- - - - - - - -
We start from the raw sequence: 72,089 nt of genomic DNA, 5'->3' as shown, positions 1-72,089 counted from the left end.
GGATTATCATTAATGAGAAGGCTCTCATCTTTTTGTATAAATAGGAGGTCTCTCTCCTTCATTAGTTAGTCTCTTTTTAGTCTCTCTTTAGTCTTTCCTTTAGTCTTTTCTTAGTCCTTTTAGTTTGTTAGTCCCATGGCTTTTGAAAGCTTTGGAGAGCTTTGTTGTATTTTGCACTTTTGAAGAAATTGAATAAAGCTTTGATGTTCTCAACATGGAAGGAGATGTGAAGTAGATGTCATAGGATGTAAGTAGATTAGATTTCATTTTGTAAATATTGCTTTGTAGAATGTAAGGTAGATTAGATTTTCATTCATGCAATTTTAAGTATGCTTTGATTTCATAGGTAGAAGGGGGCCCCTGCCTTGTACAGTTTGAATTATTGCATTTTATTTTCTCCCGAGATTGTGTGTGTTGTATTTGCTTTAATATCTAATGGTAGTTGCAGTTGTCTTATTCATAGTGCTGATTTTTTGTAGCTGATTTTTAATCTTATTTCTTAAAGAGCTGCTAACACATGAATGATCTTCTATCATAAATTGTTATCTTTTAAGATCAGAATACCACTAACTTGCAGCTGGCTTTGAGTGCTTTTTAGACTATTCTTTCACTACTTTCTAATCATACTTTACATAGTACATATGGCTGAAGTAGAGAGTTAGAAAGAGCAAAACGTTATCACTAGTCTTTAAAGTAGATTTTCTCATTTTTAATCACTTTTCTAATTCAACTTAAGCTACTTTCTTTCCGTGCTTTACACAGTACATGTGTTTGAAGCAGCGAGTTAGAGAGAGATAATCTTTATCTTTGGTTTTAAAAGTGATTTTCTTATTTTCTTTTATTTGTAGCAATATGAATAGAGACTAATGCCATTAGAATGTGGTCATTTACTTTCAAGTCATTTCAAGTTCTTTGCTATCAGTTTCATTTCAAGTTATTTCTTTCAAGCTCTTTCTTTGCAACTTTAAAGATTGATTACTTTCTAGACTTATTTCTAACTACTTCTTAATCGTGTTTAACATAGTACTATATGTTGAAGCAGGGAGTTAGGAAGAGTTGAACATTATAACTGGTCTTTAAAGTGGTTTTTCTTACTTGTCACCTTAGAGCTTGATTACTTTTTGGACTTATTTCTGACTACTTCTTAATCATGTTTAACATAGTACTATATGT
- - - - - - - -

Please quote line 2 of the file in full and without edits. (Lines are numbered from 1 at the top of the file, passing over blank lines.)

GGATTATCATTAATGAGAAGGCTCTCATCTTTTTGTATAAATAGGAGGTCTCTCTCCTTCATTAGTTAGTCTCTTTTTAGTCTCTCTTTAGTCTTTCCTTTAGTCTTTTCTTAGTCCTTTTAGTTTGTTAGTCCCATGGCTTTTGAAAGCTTTGGAGAGCTTTGTTGTATTTTGCACTTTTGAAGAAATTGAATAAAGCTTTGATGTTCTCAACATGGAAGGAGATGTGAAGTAGATGTCATAGGATGTAAGTAGATTAGATTTCATTTTGTAAATATTGCTTTGTAGAATGTAAGGTAGATTAGATTTTCATTCATGCAATTTTAAGTATGCTTTGATTTCATAGGTAGAAGGGGGCCCCTGCCTTGTACAGTTTGAATTATTGCATTTTATTTTCTCCCGAGATTGTGTGTGTTGTATTTGCTTTAATATCTAATGGTAGTTGCAGTTGTCTTATTCATAGTGCTGATTTTTTGTAGCTGATTTTTAATCTTATTTCTTAAAGAGCTGCTAACACATGAATGATCTTCTATCATAAATTGTTATCTTTTAAGATCAGAATACCACTAACTTGCAGCTGGCTTTGAGTGCTTTTTAGACTATTCTTTCACTACTTTCTAATCATACTTTACATAGTACATATGGCTGAAGTAGAGAGTTAGAAAGAGCAAAACGTTATCACTAGTCTTTAAAGTAGATTTTCTCATTTTTAATCACTTTTCTAATTCAACTTAAGCTACTTTCTTTCCGTGCTTTACACAGTACATGTGTTTGAAGCAGCGAGTTAGAGAGAGATAATCTTTATCTTTGGTTTTAAAAGTGATTTTCTTATTTTCTTTTATTTGTAGCAATATGAATAGAGACTAATGCCATTAGAATGTGGTCATTTACTTTCAAGTCATTTCAAGTTCTTTGCTATCAGTTTCATTTCAAGTTATTTCTTTCAAGCTCTTTCTTTGCAACTTTAAAGATTGATTACTTTCTAGACTTATTTCTAACTACTTCTTAATCGTGTTTAACATAGTACTATATGTTGAAGCAGGGAGTTAGGAAGAGTTGAACATTATAACTGGTCTTTAAAGTGGTTTTTCTTACTTGTCACCTTAGAGCTTGATTACTTTTTGGACTTATTTCTGACTACTTCTTAATCATGTTTAACATAGTACTATATGT